In America, everyone seems to get all excited over new buildings, new bridges and new projects. Politicians love to stand in front of a ribbon-cutting ceremony and everyone loves to gawk at the new shiny ‘thing’.
While every else was getting excited over the Clipper City Rail Trail with its clean berm and smooth surfaces; I was studying it and trying to figure out how on earth all this ‘infrastructure’ was going to be kept up. Every time someone added another feature to the Trail, I groaned. One more thing that will break or wear out in time. And yes, eventually that smooth blacktop is going to be as pitted and filled with potholes as the short length that runs from the Graf Rink to the main path to High Street.
The difference between a rundown, dilapidated city and a prosperous community is how the infrastructure is taken care of.
The parks in the City that shine the best have an aggressive maintenance plan and funding to fuel it. Those without like March’s Hill are lucky if the lawn is mowed. Our downtown is the stuff of photos as long as you don’t pick out the details. The Chamber has done a great job of putting up flowers and garnishing the street lamps but even that doesn’t hide the cracked, uneven bricks and the broken lights.
So when the Mayor said that more effort will be put toward the Capital Improvement Plan, I didn’t get too excited. It will take hard work from an aggressive combination of businesses, DPW, the Chamber and an army of volunteers; as well as a detailed funding mechanism to make it all happen. You thought the Paid Parking Plan was elaborate? The CIP will make that one as simple as a one page flyer.
It’s going to take not just one or two funding shots in the arm but a long-term financial plan in which systematic upkeep is the lay of the land. It means that every vehicle is purchased with the knowledge that it will be replaced at a set time and plans made to make that happen now. Politically it isn’t easy which is why so many Cities go to paid professional managers rather than politically-motivated mayors.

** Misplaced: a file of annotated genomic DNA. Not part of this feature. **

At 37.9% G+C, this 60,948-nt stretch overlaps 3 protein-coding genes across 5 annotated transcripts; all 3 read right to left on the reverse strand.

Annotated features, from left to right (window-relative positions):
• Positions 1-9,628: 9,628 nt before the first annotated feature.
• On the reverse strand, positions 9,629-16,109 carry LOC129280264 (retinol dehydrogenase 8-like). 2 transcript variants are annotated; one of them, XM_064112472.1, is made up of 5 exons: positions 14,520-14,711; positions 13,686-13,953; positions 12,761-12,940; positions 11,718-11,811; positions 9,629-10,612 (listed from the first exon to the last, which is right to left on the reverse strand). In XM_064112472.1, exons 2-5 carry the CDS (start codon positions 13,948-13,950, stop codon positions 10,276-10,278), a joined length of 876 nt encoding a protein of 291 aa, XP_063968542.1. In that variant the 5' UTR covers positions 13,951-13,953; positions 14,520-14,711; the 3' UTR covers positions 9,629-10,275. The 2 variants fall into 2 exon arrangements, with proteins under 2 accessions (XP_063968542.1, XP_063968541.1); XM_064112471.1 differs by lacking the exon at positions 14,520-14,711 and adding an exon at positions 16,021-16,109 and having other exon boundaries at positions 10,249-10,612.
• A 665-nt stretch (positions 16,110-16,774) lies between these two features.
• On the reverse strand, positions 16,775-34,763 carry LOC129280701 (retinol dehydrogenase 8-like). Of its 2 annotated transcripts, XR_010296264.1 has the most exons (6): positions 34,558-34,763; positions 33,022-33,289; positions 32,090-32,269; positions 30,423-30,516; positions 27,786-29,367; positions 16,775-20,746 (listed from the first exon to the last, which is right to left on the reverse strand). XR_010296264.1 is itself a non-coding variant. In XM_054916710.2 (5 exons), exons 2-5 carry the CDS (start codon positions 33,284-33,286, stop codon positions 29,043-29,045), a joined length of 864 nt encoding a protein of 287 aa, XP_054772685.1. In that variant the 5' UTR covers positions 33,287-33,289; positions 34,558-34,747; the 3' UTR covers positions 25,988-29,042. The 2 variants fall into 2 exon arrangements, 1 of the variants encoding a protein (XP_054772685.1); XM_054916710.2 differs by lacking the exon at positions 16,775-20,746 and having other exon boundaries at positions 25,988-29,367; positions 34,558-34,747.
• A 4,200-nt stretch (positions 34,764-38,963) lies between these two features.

Fortunately, we have an Executive Officer who, if the Parking Plan was any indication, is up to the challenge. We also have an aggressive DPS chief who is willing to make it happen.
But one warning. We are going to have a sizeable number of citizens who will think it a waste of time to pour money into maintenance. The biggest hurdle is the reluctance to plan.
It’s more glorious to build something new.
It’s more glorious to build new sidewalks than maintain the old ones.
It’s more politically exciting (and more expensive too) to build new buildings rather than look for an existing building to retrofit.
It’s no fun burying utility lines, restoring street lamps and replacing worn sidewalks with ADA-compliant ones, and doing labor-intensive weeding.
No ribbon-cutting, no ceremonies, no special recognition, no speeches; just hard work.
Our first task will be to convince the body politic how important it is to spend money (and that could even mean raising taxes) on something as unexciting as maintenance.